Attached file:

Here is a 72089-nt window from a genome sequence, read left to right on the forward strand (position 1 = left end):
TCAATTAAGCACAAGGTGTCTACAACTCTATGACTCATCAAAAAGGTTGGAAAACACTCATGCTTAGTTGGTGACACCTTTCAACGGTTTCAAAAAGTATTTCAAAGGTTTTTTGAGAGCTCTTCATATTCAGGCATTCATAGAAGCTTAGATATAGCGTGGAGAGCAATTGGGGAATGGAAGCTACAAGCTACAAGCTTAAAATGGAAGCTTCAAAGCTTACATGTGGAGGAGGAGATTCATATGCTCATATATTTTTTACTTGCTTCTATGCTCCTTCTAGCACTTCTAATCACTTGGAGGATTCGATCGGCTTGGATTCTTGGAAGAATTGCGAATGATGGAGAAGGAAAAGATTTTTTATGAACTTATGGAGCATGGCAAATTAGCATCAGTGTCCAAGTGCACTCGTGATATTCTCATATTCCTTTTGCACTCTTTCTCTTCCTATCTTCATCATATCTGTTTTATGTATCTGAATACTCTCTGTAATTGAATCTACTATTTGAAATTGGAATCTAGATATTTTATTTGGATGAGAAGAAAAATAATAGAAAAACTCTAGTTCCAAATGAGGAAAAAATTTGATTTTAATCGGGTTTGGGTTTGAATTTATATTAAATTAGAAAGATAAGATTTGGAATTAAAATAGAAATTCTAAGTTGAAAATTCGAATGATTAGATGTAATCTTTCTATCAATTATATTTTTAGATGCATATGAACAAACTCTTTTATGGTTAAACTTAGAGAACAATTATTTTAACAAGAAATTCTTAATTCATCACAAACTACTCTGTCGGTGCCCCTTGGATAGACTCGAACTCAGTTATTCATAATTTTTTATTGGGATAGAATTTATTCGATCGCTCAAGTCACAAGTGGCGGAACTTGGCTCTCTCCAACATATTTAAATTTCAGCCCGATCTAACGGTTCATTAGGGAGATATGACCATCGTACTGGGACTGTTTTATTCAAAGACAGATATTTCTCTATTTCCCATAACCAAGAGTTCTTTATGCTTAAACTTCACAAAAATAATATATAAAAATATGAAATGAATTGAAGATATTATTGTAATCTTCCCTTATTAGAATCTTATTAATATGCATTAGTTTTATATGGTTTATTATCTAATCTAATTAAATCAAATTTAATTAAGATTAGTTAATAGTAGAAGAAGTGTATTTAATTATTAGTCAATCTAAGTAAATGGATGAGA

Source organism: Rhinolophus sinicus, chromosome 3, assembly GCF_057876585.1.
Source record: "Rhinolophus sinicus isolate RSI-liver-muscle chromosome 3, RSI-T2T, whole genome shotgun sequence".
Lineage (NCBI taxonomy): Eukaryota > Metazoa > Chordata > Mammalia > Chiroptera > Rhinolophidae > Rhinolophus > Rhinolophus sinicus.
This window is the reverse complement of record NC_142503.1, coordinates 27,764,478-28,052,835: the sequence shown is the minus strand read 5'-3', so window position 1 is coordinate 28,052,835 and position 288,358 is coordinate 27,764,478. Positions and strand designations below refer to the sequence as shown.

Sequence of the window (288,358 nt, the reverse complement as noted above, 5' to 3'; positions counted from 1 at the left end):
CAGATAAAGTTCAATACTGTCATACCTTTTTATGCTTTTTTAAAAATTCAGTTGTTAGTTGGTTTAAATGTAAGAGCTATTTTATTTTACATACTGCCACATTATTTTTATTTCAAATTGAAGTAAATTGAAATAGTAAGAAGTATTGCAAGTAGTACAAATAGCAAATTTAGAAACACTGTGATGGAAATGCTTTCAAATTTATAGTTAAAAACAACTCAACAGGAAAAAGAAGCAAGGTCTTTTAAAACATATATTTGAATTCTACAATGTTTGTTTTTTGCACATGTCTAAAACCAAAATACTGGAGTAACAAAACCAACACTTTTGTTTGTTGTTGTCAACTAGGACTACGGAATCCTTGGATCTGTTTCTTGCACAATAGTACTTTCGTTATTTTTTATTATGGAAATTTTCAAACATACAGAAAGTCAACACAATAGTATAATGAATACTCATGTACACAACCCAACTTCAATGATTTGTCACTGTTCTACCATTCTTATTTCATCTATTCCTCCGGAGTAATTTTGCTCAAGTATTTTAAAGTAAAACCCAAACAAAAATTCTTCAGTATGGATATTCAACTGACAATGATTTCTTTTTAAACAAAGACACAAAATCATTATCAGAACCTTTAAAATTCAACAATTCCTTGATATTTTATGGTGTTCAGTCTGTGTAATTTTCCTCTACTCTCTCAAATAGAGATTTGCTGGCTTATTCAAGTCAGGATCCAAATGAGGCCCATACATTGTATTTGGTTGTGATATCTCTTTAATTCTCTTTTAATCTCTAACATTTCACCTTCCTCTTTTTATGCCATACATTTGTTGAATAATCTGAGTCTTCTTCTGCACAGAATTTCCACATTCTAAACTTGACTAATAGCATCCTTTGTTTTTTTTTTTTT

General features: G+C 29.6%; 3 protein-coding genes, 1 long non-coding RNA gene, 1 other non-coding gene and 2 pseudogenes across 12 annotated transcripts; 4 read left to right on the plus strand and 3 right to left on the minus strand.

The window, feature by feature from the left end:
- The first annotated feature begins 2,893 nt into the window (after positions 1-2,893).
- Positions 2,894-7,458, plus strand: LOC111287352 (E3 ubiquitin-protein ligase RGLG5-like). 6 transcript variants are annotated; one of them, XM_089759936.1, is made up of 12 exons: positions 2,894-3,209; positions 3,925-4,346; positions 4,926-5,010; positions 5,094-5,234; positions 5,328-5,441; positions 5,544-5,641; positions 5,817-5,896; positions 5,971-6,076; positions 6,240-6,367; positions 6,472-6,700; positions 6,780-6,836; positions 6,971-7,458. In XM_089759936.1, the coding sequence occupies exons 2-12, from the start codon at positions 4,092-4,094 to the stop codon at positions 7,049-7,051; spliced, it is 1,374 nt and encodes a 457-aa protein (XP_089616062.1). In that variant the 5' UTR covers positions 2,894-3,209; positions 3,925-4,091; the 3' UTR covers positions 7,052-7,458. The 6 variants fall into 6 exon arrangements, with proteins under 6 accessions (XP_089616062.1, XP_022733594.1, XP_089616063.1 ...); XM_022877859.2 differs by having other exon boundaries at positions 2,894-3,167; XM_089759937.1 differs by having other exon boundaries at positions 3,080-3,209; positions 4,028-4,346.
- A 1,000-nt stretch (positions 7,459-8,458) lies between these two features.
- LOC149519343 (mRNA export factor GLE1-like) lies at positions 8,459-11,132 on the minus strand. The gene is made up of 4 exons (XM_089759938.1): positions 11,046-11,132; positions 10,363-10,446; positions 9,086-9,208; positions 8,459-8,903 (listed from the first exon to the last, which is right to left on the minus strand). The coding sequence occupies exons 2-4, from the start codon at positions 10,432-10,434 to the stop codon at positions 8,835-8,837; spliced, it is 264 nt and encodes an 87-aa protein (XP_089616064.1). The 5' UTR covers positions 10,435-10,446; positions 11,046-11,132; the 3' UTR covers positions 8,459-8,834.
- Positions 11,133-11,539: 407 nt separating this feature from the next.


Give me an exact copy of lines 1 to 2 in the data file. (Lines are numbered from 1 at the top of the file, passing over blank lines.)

Here is a 72089-nt window from a genome sequence, read left to right on the forward strand (position 1 = left end):
TCAATTAAGCACAAGGTGTCTACAACTCTATGACTCATCAAAAAGGTTGGAAAACACTCATGCTTAGTTGGTGACACCTTTCAACGGTTTCAAAAAGTATTTCAAAGGTTTTTTGAGAGCTCTTCATATTCAGGCATTCATAGAAGCTTAGATATAGCGTGGAGAGCAATTGGGGAATGGAAGCTACAAGCTACAAGCTTAAAATGGAAGCTTCAAAGCTTACATGTGGAGGAGGAGATTCATATGCTCATATATTTTTTACTTGCTTCTATGCTCCTTCTAGCACTTCTAATCACTTGGAGGATTCGATCGGCTTGGATTCTTGGAAGAATTGCGAATGATGGAGAAGGAAAAGATTTTTTATGAACTTATGGAGCATGGCAAATTAGCATCAGTGTCCAAGTGCACTCGTGATATTCTCATATTCCTTTTGCACTCTTTCTCTTCCTATCTTCATCATATCTGTTTTATGTATCTGAATACTCTCTGTAATTGAATCTACTATTTGAAATTGGAATCTAGATATTTTATTTGGATGAGAAGAAAAATAATAGAAAAACTCTAGTTCCAAATGAGGAAAAAATTTGATTTTAATCGGGTTTGGGTTTGAATTTATATTAAATTAGAAAGATAAGATTTGGAATTAAAATAGAAATTCTAAGTTGAAAATTCGAATGATTAGATGTAATCTTTCTATCAATTATATTTTTAGATGCATATGAACAAACTCTTTTATGGTTAAACTTAGAGAACAATTATTTTAACAAGAAATTCTTAATTCATCACAAACTACTCTGTCGGTGCCCCTTGGATAGACTCGAACTCAGTTATTCATAATTTTTTATTGGGATAGAATTTATTCGATCGCTCAAGTCACAAGTGGCGGAACTTGGCTCTCTCCAACATATTTAAATTTCAGCCCGATCTAACGGTTCATTAGGGAGATATGACCATCGTACTGGGACTGTTTTATTCAAAGACAGATATTTCTCTATTTCCCATAACCAAGAGTTCTTTATGCTTAAACTTCACAAAAATAATATATAAAAATATGAAATGAATTGAAGATATTATTGTAATCTTCCCTTATTAGAATCTTATTAATATGCATTAGTTTTATATGGTTTATTATCTAATCTAATTAAATCAAATTTAATTAAGATTAGTTAATAGTAGAAGAAGTGTATTTAATTATTAGTCAATCTAAGTAAATGGATGAGA